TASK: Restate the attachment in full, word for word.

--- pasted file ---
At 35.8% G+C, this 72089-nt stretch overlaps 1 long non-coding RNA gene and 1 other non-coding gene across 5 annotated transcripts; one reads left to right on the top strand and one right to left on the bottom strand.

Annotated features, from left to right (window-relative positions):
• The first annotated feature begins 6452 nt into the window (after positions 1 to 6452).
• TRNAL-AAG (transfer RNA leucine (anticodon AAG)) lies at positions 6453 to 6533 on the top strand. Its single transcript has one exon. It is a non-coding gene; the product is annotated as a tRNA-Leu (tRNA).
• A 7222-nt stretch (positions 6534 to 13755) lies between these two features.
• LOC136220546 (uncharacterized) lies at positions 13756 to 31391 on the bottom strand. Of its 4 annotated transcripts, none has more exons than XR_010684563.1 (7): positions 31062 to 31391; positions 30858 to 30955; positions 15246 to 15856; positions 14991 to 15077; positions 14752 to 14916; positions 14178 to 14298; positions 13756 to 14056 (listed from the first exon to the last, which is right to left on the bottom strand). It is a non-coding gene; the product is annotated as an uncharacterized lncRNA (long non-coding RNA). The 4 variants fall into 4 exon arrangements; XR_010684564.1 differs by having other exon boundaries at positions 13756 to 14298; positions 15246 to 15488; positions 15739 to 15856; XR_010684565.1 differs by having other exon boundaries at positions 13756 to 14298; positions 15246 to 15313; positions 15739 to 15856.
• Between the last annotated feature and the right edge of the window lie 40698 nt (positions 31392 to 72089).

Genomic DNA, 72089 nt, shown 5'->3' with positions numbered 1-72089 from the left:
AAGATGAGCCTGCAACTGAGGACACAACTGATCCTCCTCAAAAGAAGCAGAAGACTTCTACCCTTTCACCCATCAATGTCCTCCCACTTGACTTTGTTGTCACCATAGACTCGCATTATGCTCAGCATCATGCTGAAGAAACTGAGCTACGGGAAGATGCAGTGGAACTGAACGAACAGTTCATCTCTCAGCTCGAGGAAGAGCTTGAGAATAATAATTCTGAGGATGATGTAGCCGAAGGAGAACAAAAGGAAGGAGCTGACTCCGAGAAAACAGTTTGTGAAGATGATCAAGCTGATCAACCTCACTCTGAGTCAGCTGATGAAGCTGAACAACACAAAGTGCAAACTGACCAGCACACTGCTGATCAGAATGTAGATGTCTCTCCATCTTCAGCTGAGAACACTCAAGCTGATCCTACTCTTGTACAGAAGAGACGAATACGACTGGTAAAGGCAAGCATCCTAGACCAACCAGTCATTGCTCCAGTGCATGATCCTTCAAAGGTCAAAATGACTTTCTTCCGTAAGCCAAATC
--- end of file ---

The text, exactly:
At 35.8% G+C, this 72089-nt stretch overlaps 1 long non-coding RNA gene and 1 other non-coding gene across 5 annotated transcripts; one reads left to right on the top strand and one right to left on the bottom strand.

Annotated features, from left to right (window-relative positions):
• The first annotated feature begins 6452 nt into the window (after positions 1 to 6452).
• TRNAL-AAG (transfer RNA leucine (anticodon AAG)) lies at positions 6453 to 6533 on the top strand. Its single transcript has one exon. It is a non-coding gene; the product is annotated as a tRNA-Leu (tRNA).
• A 7222-nt stretch (positions 6534 to 13755) lies between these two features.
• LOC136220546 (uncharacterized) lies at positions 13756 to 31391 on the bottom strand. Of its 4 annotated transcripts, none has more exons than XR_010684563.1 (7): positions 31062 to 31391; positions 30858 to 30955; positions 15246 to 15856; positions 14991 to 15077; positions 14752 to 14916; positions 14178 to 14298; positions 13756 to 14056 (listed from the first exon to the last, which is right to left on the bottom strand). It is a non-coding gene; the product is annotated as an uncharacterized lncRNA (long non-coding RNA). The 4 variants fall into 4 exon arrangements; XR_010684564.1 differs by having other exon boundaries at positions 13756 to 14298; positions 15246 to 15488; positions 15739 to 15856; XR_010684565.1 differs by having other exon boundaries at positions 13756 to 14298; positions 15246 to 15313; positions 15739 to 15856.
• Between the last annotated feature and the right edge of the window lie 40698 nt (positions 31392 to 72089).

Genomic DNA, 72089 nt, shown 5'->3' with positions numbered 1-72089 from the left:
AAGATGAGCCTGCAACTGAGGACACAACTGATCCTCCTCAAAAGAAGCAGAAGACTTCTACCCTTTCACCCATCAATGTCCTCCCACTTGACTTTGTTGTCACCATAGACTCGCATTATGCTCAGCATCATGCTGAAGAAACTGAGCTACGGGAAGATGCAGTGGAACTGAACGAACAGTTCATCTCTCAGCTCGAGGAAGAGCTTGAGAATAATAATTCTGAGGATGATGTAGCCGAAGGAGAACAAAAGGAAGGAGCTGACTCCGAGAAAACAGTTTGTGAAGATGATCAAGCTGATCAACCTCACTCTGAGTCAGCTGATGAAGCTGAACAACACAAAGTGCAAACTGACCAGCACACTGCTGATCAGAATGTAGATGTCTCTCCATCTTCAGCTGAGAACACTCAAGCTGATCCTACTCTTGTACAGAAGAGACGAATACGACTGGTAAAGGCAAGCATCCTAGACCAACCAGTCATTGCTCCAGTGCATGATCCTTCAAAGGTCAAAATGACTTTCTTCCGTAAGCCAAATC